An eye opener

Yesterday afternoon was the first time I saw the cancer that’s living inside my skull. I don’t know what I was expecting to feel when I saw it, but it didn’t feel good. It was more scary than I had even imagined it.

When you’re told you have a tumor, or a mass, or cancer… whatever you want to call it… growing inside your head… you immediately start to think of it as an object. Like, a THING. I guess that’s why people always ask me what does it “feel” like to have a tumor. I had imagined the doctor would show me a picture of what looks like a Skittle or a mushroom or ping-pong ball wedged somewhere in my head. I know it sounds stupid… but you just tend to think of it like a mole or something. A foreign object.

So when the neurosurgeons start telling you they are going to go in and cut pieces of this out, its sounds freaky but you are comforted by the fact they know what they’re doing and once they get in they’ll be able to see the tumor and go ‘”yep… that’s the shit right there”… sorta like if you’re were going to have a mole removed from your arm.

Well having brain cancer is nothing like that. Its really different. The best analogy I can give is to imagine a bruise, because that’s really all it looks like. The MRI and CT scans just make it glow a little different than the area around it.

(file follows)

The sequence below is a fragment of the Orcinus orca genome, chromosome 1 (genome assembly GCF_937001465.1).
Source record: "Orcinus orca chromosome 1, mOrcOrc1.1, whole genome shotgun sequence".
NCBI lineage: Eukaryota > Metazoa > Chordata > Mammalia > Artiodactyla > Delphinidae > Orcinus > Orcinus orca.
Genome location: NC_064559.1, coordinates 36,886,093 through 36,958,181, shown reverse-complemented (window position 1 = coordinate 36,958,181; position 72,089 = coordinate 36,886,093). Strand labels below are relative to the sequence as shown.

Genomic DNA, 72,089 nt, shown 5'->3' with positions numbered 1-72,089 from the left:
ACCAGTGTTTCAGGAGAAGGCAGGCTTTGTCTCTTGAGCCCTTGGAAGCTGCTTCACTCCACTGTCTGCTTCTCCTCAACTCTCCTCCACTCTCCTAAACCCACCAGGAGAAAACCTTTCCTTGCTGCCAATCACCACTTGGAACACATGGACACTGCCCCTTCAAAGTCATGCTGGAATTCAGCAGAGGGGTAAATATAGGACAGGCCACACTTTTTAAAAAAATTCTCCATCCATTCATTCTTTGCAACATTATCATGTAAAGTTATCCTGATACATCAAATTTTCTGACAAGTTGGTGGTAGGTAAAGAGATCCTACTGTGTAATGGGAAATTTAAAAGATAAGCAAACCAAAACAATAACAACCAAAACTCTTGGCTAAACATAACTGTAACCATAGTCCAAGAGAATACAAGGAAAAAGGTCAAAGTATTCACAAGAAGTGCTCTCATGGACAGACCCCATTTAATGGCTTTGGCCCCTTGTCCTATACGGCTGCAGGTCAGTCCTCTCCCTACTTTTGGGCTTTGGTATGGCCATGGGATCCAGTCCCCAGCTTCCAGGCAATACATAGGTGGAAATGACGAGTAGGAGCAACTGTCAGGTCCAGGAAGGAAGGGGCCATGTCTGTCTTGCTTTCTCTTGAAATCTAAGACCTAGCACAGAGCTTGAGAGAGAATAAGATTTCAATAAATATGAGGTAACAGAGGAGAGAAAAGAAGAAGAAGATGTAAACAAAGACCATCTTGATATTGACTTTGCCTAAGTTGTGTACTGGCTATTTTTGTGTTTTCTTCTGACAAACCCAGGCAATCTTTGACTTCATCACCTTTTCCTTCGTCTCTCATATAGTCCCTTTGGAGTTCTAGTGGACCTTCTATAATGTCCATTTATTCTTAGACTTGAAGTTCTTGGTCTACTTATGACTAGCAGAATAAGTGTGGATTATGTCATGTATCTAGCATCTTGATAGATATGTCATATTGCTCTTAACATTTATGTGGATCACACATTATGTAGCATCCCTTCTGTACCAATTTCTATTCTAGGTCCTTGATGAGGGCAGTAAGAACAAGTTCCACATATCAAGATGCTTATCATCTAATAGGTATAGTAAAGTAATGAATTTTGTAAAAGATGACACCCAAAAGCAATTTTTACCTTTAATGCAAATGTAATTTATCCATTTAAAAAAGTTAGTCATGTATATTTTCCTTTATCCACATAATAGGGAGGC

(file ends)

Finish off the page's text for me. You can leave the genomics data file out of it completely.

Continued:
A fucking bruise.

Its PART of your body. Its not just some thing they can pluck out and dispose of… they would have to cut at the muscle of your leg to dig out all the area it contains. Okay now take that scenario and move it into your brain. I can’t help but have the breath stolen out of my chest when I think of how much of my BRAIN they could have ended up removing to try and clear up this cancer.

Think about it for a moment: how would you remove a bruise? You have to scoop out all the good with the bad. Its like trying to get food coloring out of cake without destroying the cake. Its impossible. I consider myself lucky for everything that “didn’t work out right” during the operating that forced me into having just a biopsy. I still wish it was just a Skittle or object they could grab with some high-tech machine that looks like one of those claw-games you play to win a doll at the arcade… but its not. And the reality is, I still have to fight back.

So in a nutshell: I have these brain cells that aren’t what they should be. They’re imperfect. My body shouldn’t have let them reproduce, but they did and it will continue to happen. Just like any cell in our body, we have good cells that regularly die and need to be replaced… hopefully by another good cell. Its a cycle. Cancer is basically these bad cells replacing good cells.

This is what we don’t want… bad cells. Remember though, just like the bruise, these cells are still me: they’re my brain, my thoughts, my memories, my hopes and dreams and aspirations and everything else that makes me who I am. So its something we attack methodically and cautiously. Instead of whacking away at it with a hedge trimmer, we use chemotherapy and radiation to kill off the bad cells and let my body do the work replacing them with good ones.

I can tell its going to be rough… its going to drain me and exhaust me and take every ounce of energy I have… but I’m okay with that. This experience has opened my eyes so much that it borderlines as a gift. I know its probably odd reading that, but it took something as dramatic as brain cancer to help me realize that what is free in life is priceless and what we pay for is worthless.